Love for Sale” has a longer song-form, bigger than any blues, and longer than most “show” tunes. It has four 16-bar sections, three of which are similar, if not exact repeats, and the bridge. The most interesting feature of the song is its opening section, and, by extension, the beginnings of the other two iterations of that same music.

EbMaj7 / / /    / / / /  Bbm6 / / /    / / / / same 4 bars repeat. This music gives the improviser a chance to play music on the tonic chord, immediately followed by the minor dominant, which in this case is NOT a dominant, but a minor tonic 6th or min-maj 7th chord, depending on the lead sheet you may have. Let’s talk about this musical material first, and then move on the second topic: Errors and Variations in Jazz Lead Sheets.

The melody here is a mere pentatonic fragment. Bb-G-F. Not much to go on there, and yet it gives a telltale clue. Is there a hidden pentatonic message in this fragment? Yes, of COURSE there is! EbMaj7 can accept the major pentatonic scale of its root, as can any 7th  chord with a major triad as its foundation. No real startling information there. The other more interesting, or at least less obvious option is the pentatonic scale based on the 5th  degree, Bb. Bb major pentatonic gives you Bb-C-D-F-G to work with, all notes that make excellent consonances with EbMaj7. Between the two scales we have, Eb-F-G-Bb-C-D.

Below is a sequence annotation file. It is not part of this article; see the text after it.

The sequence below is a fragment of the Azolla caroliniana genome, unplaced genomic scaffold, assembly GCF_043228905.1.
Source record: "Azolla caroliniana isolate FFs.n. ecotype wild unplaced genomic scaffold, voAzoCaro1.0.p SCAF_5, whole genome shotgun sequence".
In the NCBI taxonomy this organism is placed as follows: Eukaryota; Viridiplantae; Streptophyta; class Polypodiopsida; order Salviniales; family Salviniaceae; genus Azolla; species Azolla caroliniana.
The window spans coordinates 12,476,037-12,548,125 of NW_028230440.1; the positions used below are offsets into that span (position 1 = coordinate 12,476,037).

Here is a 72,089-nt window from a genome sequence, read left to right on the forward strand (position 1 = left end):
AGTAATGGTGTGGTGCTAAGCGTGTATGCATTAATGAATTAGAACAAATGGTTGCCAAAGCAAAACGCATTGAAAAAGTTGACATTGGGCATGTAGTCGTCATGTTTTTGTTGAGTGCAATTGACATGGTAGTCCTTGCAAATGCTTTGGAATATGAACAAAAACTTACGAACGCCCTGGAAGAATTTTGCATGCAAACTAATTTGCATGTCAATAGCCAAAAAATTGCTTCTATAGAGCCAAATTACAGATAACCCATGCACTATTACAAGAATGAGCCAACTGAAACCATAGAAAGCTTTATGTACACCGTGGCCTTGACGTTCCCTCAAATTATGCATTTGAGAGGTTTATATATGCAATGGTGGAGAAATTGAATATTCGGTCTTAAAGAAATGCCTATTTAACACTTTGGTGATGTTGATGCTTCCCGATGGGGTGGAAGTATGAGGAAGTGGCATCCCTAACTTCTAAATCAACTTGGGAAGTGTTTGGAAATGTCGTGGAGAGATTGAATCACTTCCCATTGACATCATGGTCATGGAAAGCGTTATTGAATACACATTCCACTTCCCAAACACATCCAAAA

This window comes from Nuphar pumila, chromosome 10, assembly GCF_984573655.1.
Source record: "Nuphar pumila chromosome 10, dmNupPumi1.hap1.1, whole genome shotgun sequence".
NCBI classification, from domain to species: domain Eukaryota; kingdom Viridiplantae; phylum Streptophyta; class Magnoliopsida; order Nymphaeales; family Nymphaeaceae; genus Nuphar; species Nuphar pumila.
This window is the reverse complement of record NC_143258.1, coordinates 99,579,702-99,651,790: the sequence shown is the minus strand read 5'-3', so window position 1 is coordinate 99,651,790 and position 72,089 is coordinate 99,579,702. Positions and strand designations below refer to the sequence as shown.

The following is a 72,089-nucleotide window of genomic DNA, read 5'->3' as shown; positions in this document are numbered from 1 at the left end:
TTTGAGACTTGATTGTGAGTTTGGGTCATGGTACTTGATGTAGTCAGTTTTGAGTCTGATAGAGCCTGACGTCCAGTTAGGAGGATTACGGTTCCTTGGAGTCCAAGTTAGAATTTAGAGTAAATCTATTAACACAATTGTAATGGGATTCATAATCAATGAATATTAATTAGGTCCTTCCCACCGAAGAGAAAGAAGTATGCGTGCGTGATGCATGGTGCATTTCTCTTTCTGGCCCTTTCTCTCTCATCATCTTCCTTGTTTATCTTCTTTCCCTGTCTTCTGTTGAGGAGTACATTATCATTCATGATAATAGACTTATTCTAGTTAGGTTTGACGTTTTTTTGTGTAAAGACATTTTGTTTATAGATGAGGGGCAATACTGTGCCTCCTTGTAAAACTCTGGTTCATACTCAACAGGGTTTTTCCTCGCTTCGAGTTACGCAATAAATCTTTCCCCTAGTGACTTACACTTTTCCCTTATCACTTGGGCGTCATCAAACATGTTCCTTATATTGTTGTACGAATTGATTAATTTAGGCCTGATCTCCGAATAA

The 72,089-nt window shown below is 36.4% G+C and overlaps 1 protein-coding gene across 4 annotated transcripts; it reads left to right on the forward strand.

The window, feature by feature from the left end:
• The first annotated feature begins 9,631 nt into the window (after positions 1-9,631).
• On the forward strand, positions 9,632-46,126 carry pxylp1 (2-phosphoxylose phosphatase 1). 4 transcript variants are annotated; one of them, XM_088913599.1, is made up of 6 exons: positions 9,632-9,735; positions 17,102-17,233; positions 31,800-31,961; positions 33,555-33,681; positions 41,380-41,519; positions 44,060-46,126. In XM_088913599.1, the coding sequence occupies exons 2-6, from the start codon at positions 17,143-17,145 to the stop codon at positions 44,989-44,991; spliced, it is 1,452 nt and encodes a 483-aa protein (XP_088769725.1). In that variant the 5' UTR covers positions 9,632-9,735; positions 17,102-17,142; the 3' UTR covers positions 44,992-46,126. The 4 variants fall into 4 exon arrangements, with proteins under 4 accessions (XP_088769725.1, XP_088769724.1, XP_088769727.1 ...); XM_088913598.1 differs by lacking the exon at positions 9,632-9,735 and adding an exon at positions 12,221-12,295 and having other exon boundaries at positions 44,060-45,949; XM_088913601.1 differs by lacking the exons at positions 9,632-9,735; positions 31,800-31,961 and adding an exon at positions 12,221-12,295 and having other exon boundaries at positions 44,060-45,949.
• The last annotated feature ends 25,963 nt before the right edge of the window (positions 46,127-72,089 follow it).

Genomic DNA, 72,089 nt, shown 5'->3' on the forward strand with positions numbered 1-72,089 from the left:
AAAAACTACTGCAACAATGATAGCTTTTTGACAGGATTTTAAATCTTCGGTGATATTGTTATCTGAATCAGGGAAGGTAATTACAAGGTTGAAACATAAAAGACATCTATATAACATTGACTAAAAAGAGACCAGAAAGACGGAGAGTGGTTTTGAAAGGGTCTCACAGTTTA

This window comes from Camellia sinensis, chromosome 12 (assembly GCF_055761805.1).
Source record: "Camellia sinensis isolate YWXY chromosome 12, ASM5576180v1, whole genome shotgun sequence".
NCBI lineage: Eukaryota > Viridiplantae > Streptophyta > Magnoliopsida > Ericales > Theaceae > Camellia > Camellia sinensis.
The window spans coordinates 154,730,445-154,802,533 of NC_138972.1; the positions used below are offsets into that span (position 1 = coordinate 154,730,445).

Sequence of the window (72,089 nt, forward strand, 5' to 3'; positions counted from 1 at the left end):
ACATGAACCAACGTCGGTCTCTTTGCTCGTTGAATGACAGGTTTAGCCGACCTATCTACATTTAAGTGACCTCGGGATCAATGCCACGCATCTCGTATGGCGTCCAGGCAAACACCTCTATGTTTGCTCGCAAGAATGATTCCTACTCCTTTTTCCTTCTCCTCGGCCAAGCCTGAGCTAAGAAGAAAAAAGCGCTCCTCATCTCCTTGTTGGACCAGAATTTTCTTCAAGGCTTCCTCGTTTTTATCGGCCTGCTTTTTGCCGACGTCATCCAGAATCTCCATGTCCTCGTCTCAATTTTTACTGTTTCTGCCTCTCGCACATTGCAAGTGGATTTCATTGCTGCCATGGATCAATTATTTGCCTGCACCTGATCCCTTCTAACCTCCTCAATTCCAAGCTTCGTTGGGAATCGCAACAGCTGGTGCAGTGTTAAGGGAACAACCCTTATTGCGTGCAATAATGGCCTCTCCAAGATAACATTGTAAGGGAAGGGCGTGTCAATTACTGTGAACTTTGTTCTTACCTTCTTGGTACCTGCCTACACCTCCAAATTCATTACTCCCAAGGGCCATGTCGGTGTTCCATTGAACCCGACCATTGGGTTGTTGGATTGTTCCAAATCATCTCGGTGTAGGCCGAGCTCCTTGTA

What kind of a pattern is that? It is a six-note scale, or perhaps scale is not the best term. I call them SafeTones (R) , a phrase which I have trademarked. There are several kinds of SafeTone-sets.  A six-note set can be derived for every type of 7 th  chord, with more than one option for several of them. This particular one is very easy to visualize as the major scale of the tonic triad, without the 4th  degree. Some SafeTone sets rely on that degree, others avoid or rely on some other scale tone for a particular quality. So, do NOT be convinced by any commercial publications that this note is an “avoid” tone, this 4th  degree, or that other scalar colors that exclude it are “safe” all the time.